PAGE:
TURNING MORE SPECIFICALLY TO ACTUAL STARTUPS YOU’VE WORKED WITH, WHICH IS THE MOST INTERESTING STARTUP YOU’VE WORKED WITH AT BIG?



Yao Ping: I really liked the Cudy product and team when I first came across them in end-2018. Back then, online tuition might not have been the most apparent, but in the context of this pandemic, distance learning has become so prevalent that Cudy’s value proposition is coming to the fore! Education has always been a huge and growing market. Cudy is now primed to take advantage of this new world order.

 

Shirley: UglyGood is an interesting startup. It started with a vision by the passionate and humble founders. When they first came to us, they were low on their tech capabilities but that did not deter them. Through the programme, we worked with the team to identify gaps and gave all the support they needed to get to where they are now. I’m glad they’re well and, like Cudy, primed  to take advantage of this new normal with their sustainable cleaning products.

 

Shirley Wong E-I-R with Founder of Cudy, Alexander Lim

Ms. Shirley Wong, Entrepreneur-In-Residence with founder of Cudy, Mr. Alexander Lim
 



WHAT ARE SOME OF THE CHALLENGING MOMENTS WHEN MENTORING THE START-UPS?



Shirley: When the founders think we owe it to them and take our support for granted! Be humble and be gracious!

 

Christina: When I’m not particularly familiar with the business and technology of the startup! It’s difficult to be effective within the short mentoring sessions when I am not well-acquainted with what they are doing. On my end, I make sure that I spend that much more time whenever I need to get a better understanding of the startup’s background to get oriented and contribute with relevant advice.

 



TO WRAP UP, WE’D LIKE TO THANK YOU ALL AGAIN FOR YOUR TAKING THE TIME… BUT BEFORE WE GO, ANY FINAL WORDS OF WISDOM FOR OUR READERS?

 

Yao Ping: From my experience, there is no standard matrix for assessing whether a startup will succeed in the future. There are a few indicators, yes, but some may weigh more heavily than others depending on context. That said, I have three principles which I go by: do the right things, do things right, and be innovative.

 

Christina: What excites me about working with startups is that it keeps me grounded and on my toes. It is a test bed for business theory, not just new ideas. I am fortunate that I can live vicariously through the experiences of the founders I mentor and hope to contribute to their success. To these founders and aspiring entrepreneurs, take comfort in these words: do not fret that you have to work with little resources, grapple with finding your first customers, or worry about where your next dollar will come from. These challenges are not unique to you and remember that there is a support system for you if you fall -- just do whatever you can to get up!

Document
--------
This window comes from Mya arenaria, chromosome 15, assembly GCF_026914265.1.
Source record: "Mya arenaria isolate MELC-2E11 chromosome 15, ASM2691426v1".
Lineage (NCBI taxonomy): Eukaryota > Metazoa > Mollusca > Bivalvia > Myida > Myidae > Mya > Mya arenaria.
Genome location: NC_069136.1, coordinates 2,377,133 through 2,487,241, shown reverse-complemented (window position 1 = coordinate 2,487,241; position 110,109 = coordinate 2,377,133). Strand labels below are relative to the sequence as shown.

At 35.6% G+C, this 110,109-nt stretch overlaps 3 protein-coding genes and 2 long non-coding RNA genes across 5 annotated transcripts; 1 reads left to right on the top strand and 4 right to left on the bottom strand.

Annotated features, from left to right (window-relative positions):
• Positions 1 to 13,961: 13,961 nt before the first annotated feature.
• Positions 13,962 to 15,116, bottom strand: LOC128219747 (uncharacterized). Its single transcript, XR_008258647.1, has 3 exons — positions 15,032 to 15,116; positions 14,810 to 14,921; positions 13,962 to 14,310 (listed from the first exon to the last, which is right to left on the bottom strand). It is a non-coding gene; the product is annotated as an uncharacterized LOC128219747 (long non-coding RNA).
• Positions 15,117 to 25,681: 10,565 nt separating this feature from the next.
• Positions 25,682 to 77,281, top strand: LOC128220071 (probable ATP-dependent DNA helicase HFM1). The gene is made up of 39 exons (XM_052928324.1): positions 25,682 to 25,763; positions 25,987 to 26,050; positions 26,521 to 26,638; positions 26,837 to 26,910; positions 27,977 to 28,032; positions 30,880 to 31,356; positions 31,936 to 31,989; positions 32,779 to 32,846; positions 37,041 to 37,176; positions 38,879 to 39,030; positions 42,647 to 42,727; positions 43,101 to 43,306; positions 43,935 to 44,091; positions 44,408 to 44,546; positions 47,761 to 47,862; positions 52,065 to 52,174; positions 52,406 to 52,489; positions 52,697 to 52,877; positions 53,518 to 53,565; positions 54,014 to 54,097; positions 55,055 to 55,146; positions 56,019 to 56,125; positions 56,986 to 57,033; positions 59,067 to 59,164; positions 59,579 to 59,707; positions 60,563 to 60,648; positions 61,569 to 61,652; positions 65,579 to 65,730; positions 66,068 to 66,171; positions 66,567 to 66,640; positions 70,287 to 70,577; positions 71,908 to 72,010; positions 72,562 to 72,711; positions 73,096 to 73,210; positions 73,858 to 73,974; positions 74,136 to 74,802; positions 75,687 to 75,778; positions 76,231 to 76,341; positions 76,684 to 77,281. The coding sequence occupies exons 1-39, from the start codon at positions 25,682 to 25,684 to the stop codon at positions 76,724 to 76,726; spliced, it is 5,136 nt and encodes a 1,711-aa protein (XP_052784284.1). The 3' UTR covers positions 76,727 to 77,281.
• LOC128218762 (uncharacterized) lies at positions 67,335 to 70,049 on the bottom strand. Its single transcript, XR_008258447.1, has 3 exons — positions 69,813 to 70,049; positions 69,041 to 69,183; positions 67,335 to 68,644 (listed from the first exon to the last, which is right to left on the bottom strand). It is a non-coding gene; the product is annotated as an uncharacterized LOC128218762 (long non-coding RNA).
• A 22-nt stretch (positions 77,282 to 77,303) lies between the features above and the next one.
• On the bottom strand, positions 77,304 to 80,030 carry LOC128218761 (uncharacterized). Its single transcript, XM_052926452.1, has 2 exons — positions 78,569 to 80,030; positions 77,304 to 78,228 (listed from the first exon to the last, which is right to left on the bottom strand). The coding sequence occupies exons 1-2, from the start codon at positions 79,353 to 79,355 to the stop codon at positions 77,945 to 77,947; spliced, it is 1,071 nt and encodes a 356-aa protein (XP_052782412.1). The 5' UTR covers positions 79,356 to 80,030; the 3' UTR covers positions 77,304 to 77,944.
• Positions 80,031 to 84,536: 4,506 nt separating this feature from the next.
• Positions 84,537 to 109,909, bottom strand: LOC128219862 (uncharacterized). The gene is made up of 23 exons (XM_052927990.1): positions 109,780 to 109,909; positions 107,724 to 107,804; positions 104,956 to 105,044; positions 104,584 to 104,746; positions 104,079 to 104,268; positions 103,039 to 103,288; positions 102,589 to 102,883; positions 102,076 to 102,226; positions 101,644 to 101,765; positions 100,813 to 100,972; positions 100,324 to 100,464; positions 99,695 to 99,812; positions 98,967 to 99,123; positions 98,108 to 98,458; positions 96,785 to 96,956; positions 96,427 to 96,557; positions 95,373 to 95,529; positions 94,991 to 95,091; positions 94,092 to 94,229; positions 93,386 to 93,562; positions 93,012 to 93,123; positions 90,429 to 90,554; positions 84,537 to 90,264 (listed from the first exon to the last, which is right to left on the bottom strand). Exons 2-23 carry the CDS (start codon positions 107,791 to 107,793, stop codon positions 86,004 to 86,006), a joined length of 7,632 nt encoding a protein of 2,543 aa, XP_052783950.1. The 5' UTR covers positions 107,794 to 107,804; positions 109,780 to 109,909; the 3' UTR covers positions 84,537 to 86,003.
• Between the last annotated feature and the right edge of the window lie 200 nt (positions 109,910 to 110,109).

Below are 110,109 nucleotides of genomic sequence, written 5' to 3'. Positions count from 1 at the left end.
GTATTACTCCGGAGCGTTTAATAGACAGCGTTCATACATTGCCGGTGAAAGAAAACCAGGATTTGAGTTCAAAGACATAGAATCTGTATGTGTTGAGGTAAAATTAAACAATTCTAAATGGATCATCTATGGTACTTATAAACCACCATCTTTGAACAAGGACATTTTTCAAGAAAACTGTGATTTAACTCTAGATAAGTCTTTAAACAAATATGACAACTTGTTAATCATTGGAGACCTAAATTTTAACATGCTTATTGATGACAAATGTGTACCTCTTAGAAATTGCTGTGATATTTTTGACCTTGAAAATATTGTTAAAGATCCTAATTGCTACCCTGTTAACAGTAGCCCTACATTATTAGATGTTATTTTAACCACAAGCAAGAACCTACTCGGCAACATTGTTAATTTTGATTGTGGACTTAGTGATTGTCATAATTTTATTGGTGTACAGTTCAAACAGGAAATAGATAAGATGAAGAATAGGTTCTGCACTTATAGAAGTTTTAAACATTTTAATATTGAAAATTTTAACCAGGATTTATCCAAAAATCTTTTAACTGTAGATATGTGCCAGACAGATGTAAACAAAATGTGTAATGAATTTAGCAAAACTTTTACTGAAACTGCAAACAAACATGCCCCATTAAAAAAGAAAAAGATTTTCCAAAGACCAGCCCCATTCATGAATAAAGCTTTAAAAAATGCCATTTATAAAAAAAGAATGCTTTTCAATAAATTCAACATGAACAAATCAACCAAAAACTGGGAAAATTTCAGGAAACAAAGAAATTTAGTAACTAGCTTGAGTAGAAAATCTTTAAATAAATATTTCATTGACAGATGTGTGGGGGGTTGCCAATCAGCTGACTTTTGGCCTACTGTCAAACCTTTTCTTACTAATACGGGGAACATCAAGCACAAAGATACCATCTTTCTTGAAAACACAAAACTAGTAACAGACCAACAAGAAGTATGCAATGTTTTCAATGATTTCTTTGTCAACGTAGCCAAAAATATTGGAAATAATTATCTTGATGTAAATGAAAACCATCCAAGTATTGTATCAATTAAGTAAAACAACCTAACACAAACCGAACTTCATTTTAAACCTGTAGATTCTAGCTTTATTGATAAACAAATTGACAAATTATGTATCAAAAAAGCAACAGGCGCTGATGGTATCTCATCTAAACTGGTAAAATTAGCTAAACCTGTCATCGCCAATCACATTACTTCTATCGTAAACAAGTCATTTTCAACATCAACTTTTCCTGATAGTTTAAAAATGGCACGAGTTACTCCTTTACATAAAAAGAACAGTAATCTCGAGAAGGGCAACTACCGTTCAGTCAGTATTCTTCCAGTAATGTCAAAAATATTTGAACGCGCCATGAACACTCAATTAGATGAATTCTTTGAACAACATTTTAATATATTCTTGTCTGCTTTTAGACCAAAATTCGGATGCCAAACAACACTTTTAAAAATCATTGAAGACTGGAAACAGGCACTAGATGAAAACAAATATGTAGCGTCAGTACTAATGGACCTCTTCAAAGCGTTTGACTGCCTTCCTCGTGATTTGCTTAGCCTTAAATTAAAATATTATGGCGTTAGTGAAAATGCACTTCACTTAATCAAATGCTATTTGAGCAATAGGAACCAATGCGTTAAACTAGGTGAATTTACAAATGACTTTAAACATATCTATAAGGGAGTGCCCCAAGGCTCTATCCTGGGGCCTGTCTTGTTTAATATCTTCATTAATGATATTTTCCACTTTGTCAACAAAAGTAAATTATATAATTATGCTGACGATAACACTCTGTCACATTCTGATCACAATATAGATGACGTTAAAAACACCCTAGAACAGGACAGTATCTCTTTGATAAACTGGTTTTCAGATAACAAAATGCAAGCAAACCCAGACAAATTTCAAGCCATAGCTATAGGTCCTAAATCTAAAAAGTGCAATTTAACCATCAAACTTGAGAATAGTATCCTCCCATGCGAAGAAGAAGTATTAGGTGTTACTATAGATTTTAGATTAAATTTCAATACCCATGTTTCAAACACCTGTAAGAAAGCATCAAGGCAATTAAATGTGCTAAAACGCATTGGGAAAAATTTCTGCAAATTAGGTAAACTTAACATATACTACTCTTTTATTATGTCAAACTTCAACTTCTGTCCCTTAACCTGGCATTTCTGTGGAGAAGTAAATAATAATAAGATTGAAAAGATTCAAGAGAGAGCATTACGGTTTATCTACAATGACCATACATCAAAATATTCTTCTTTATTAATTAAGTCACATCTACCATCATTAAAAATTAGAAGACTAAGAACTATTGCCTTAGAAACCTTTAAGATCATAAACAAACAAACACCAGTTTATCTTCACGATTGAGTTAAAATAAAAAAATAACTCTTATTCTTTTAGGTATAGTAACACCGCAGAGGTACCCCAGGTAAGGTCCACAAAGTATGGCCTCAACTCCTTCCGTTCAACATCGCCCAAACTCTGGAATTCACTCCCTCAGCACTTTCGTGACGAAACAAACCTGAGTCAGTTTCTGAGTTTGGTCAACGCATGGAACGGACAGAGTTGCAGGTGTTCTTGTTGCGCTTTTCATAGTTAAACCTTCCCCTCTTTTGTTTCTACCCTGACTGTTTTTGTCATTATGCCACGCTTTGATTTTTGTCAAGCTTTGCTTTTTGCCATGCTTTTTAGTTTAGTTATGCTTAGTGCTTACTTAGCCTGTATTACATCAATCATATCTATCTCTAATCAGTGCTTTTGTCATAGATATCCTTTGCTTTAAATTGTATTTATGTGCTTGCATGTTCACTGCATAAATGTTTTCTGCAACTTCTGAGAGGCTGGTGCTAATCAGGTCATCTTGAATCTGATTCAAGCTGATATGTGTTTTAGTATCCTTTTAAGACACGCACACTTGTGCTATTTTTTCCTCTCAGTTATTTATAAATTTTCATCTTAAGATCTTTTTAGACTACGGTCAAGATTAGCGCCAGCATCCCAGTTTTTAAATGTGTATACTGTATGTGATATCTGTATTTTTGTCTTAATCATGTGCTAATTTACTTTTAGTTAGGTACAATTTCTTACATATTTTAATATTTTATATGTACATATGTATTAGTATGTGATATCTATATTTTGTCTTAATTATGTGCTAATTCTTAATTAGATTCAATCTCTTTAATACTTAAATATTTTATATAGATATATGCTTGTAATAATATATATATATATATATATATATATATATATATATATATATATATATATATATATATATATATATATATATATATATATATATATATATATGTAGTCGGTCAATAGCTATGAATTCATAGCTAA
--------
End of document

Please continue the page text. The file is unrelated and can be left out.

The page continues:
Interviewee Profiles

Ms Shirley Wong

Ms Shirley Wong

Managing Partner, TNF Ventures Pte Ltd

Ms Shirley Wong is an entrepreneur and has more than 28 years of experience in the IT & Technology industry. Currently she is the Managing Partner of TNF Ventures Pte Ltd. Prior to the current role, she oversees the management and operations of the BT Frontline group in Asia Pacific, driving the professional services business for IT Security, Healthcare and Applications Development. She was the Chairman of Singapore Infocomm Technology Federation from 2013 to 2016.

Shirley is the Entrepreneur-In-Residence at SMU Institute of Innovation & Entrepreneurship



Mr Wang Yao Ping

Mr Wang Yao Ping

Senior Scientist, National Engineering Research Centre of RFID China

Mr Wang Yao Ping has more than 30 years of experience in research and development of new cutting edge inventions in AI based computer simulation, RFID engineering, smart transportation, data modelling and knowledge management. He worked as research manager at Kent Ridge Digital Labs, Singapore, CTO at Nanjing Sample Technology, a public listed company in Hong Kong, General Manager at Jiangsu Raifu Intelligent Technology, China. He is also the deputy director at National Engineering Research Centre of RFID, China.

Yao Ping is the CTO-In-Residence at SMU Institute of Innovation & Entrepreneurship



Dr. Jeffrey Chi

Ms Christina Lim

Founder and Principal, Chrisspeak Pte Ltd

Ms Christina Lim is a seasoned practitioner and visionary of branding and marketing with 29 years of experience, 19 years in the communications industry working with regional and local brands out of Singapore and 10 years of strategic leadership in a Chief Marketing Officer role with the leading retailer (NTUC FAIRPRICE) in Singapore.

Christina is the CMO-In-Residence at SMU Institute of Innovation & Entrepreneurship